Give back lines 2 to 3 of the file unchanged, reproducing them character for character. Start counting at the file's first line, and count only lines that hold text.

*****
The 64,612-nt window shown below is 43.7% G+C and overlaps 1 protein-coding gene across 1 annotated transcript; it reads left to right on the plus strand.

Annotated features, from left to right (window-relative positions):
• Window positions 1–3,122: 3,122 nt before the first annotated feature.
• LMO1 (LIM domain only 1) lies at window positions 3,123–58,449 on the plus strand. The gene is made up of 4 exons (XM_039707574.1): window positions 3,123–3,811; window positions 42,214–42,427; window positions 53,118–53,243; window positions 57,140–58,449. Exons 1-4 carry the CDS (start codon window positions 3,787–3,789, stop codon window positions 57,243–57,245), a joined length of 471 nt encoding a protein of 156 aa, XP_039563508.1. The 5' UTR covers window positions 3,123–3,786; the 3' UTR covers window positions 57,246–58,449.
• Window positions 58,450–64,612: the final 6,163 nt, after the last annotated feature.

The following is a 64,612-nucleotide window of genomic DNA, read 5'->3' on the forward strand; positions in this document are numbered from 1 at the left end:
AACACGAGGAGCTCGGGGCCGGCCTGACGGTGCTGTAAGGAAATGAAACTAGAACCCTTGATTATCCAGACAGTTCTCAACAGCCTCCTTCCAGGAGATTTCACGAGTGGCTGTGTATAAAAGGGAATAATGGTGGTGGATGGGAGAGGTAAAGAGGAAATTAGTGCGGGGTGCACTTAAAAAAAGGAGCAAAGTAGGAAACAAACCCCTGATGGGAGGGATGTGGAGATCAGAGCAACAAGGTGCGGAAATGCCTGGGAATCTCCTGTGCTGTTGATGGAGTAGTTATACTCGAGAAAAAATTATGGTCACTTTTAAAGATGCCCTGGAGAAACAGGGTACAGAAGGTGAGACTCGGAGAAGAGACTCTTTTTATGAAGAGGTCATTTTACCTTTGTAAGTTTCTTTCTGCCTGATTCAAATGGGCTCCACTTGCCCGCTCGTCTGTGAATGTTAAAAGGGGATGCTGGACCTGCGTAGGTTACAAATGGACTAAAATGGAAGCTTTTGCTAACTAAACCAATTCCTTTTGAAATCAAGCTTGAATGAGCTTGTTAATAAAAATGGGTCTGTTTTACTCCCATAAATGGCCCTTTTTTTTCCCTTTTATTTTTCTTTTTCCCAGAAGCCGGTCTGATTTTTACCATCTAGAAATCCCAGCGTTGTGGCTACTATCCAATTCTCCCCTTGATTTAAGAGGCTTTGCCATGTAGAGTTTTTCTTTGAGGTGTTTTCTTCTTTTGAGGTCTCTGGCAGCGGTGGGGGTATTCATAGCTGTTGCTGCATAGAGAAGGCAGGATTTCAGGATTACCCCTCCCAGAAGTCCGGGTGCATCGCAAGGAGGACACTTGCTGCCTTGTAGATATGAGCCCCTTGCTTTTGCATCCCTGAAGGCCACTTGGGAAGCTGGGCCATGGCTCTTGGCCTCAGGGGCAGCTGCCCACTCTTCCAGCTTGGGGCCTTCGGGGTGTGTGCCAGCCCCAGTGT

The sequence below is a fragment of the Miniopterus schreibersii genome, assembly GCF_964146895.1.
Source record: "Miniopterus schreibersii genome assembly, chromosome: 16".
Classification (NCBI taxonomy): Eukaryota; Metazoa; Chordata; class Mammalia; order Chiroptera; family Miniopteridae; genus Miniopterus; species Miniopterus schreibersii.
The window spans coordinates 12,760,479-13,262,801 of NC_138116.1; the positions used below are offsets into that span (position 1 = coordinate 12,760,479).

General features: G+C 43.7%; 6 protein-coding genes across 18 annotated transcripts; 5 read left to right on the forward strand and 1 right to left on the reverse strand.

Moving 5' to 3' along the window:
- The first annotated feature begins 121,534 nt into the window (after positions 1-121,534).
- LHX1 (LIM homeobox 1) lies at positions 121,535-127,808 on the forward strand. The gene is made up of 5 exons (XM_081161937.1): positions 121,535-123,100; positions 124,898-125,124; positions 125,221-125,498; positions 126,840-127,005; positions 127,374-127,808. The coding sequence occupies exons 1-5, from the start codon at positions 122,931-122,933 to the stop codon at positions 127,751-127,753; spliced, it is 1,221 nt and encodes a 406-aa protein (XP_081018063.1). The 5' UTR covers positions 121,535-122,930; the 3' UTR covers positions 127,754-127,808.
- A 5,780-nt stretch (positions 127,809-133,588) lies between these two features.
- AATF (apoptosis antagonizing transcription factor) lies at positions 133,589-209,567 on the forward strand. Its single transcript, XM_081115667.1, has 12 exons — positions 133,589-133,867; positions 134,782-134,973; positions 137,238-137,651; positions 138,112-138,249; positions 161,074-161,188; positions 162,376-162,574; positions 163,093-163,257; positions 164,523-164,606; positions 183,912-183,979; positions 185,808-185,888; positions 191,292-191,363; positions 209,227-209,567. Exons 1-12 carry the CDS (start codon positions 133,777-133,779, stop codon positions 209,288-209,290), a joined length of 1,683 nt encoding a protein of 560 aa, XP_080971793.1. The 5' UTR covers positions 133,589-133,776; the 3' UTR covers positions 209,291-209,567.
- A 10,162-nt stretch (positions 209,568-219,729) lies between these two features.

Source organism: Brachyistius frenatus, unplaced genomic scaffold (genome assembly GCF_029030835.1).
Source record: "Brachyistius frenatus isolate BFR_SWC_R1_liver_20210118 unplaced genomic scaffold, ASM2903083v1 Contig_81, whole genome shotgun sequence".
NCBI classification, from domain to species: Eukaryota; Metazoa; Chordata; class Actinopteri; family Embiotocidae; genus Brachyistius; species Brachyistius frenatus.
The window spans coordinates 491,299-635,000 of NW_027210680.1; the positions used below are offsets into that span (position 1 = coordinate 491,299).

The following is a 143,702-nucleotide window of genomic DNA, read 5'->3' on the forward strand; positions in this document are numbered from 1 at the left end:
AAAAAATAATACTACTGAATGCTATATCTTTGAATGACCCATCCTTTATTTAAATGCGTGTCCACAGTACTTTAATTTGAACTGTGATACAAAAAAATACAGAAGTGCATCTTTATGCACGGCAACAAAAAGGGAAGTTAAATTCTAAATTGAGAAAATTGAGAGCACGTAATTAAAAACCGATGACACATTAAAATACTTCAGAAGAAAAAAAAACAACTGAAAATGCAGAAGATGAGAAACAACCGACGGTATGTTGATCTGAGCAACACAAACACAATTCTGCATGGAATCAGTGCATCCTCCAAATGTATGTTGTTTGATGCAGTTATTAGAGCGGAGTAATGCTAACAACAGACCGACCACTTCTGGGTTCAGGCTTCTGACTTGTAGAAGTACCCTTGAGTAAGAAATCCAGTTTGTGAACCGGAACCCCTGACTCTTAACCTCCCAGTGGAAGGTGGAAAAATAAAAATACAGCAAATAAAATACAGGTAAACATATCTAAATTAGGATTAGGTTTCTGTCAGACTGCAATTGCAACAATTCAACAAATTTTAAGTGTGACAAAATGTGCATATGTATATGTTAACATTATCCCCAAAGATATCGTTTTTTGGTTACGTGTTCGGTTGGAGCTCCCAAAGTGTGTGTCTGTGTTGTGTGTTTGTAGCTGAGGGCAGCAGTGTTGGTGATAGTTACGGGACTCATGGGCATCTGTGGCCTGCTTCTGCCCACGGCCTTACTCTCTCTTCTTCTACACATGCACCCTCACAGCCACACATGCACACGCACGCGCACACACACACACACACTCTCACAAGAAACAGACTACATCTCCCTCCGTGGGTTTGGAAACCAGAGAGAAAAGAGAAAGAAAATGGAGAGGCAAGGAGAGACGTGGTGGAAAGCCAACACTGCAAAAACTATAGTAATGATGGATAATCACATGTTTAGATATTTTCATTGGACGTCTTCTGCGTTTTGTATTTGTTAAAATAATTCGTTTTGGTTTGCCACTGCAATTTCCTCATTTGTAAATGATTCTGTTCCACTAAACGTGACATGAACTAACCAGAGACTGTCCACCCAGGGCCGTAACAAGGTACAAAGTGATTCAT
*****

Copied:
Annotated features, from left to right (window-relative positions):
• Window positions 1–3,122: 3,122 nt before the first annotated feature.